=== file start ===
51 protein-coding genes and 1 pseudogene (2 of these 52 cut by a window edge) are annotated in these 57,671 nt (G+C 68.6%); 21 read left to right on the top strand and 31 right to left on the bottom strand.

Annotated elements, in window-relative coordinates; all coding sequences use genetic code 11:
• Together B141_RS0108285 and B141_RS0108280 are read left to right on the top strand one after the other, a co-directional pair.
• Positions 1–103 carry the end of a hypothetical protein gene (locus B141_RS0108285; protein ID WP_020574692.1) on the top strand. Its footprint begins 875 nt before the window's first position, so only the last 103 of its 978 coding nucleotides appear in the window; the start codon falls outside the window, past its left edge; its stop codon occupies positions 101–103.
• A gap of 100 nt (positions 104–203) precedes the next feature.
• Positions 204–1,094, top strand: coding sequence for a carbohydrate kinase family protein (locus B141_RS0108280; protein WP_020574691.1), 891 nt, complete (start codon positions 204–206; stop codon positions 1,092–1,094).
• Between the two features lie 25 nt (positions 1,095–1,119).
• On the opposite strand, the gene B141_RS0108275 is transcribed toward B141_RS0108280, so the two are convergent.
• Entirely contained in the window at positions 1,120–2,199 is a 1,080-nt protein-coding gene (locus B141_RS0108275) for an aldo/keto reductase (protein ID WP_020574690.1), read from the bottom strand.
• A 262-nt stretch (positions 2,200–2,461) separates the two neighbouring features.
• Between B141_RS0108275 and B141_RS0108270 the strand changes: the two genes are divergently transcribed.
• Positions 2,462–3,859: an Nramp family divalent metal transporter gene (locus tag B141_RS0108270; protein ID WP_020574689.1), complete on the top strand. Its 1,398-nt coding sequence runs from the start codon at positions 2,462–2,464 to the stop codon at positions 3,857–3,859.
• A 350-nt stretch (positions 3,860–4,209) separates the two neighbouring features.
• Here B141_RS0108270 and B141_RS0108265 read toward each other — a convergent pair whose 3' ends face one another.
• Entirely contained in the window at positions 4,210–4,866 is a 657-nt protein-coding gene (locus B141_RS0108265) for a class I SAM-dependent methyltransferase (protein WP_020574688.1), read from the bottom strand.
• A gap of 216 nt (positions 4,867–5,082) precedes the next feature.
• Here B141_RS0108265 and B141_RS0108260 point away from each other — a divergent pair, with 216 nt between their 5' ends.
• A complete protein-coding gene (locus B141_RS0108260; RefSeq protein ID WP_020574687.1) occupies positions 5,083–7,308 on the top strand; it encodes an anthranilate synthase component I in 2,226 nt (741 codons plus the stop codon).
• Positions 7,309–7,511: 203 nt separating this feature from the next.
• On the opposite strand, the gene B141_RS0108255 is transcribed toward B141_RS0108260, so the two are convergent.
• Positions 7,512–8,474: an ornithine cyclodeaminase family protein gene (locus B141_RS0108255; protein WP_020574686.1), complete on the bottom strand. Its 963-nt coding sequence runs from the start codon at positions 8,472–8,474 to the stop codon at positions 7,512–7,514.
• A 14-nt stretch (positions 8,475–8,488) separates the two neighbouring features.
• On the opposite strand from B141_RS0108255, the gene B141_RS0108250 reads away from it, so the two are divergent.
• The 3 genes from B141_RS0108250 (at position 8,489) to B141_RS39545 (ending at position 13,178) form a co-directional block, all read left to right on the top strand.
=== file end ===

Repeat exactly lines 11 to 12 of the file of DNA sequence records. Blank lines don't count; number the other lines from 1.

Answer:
• Between B141_RS0108275 and B141_RS0108270 the strand changes: the two genes are divergently transcribed.
• Positions 2,462–3,859: an Nramp family divalent metal transporter gene (locus tag B141_RS0108270; protein ID WP_020574689.1), complete on the top strand. Its 1,398-nt coding sequence runs from the start codon at positions 2,462–2,464 to the stop codon at positions 3,857–3,859.